Rusconi L, Salvatoni L, Giudici L, Bertani I, Kilstrup-Nielsen C, Broccoli V and Landsberger N

    Department of Structural and Functional Biology, University of Insubria, Via Alberto da Giussano 12, 21052 Busto Arsizio (VA), Italy.

    Mutations in the human X-linked cyclin-dependent kinase-like 5 (CDKL5) gene have been identified in patients with Rett syndrome (RTT), West syndrome, and X-linked infantile spasms, sharing the common feature of mental retardation and early seizures. CDKL5 is a rather uncharacterized kinase, but its involvement in RTT seems to be explained by the fact that it works upstream of MeCP2, the main cause of Rett syndrome. To understand the role of this kinase for nervous system functions and to address if molecular mechanisms are involved in regulating its distribution and activity, we studied the ontogeny of CDKL5 expression in developing mouse brains by immunostaining and Western blotting. The expression profile of CDKL5 was compared with that of MeCP2. The two proteins share a general expression profile in the adult mouse brain, but CDKL5 levels appear to be highly modulated at the regional level. Its expression is strongly induced in early postnatal stages, and in the adult brain CDKL5 is present in mature neurons, but not in astroglia. Interestingly, the presence of CDKL5 in the cell nucleus varies at the regional level of the adult brain and is developmentally regulated. CDKL5 shuttles between the cytoplasm and the nucleus and the C-terminal tail is involved in localizing the protein to the cytoplasm in a mechanism depending on active nuclear export. Accordingly, Rett derivatives containing disease-causing truncations of the C terminus are constitutively nuclear, suggesting that they might act as gain of function mutations in this cellular compartment.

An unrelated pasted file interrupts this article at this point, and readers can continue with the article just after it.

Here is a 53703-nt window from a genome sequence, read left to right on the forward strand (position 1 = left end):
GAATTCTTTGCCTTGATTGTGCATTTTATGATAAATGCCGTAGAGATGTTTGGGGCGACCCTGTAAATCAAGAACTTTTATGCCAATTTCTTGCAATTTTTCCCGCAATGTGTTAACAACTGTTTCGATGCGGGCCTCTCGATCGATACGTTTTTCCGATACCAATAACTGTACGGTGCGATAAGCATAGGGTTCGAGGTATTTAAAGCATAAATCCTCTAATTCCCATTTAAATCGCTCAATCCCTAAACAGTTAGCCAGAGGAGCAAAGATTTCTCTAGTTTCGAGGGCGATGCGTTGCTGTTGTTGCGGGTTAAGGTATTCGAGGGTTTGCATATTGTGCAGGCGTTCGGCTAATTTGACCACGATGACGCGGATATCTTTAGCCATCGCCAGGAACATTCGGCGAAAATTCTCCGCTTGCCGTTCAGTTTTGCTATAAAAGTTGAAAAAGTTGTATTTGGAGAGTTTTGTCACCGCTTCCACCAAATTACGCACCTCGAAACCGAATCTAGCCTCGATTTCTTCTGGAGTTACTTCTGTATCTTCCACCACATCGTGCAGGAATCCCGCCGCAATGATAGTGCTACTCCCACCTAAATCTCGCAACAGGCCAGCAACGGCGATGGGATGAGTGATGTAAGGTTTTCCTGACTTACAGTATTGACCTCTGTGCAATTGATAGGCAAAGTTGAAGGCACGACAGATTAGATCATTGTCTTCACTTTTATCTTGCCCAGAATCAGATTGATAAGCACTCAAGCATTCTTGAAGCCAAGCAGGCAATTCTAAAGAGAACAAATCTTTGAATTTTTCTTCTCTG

Funded by: Telethon: GGP05119

    The Journal of biological chemistry 2008;283;44;30101-11

  • Key clinical features to identify girls with CDKL5 mutations.

    Bahi-Buisson N, Nectoux J, Rosas-Vargas H, Milh M, Boddaert N, Girard B, Cances C, Ville D, Afenjar A, Rio M, Héron D, N'guyen Morel MA, Arzimanoglou A, Philippe C, Jonveaux P, Chelly J and Bienvenu T

    Pediatric Neurology, Department of Pediatrics, Necker Enfants Malades Hospital, AP-HP, Paris V, Paris, France.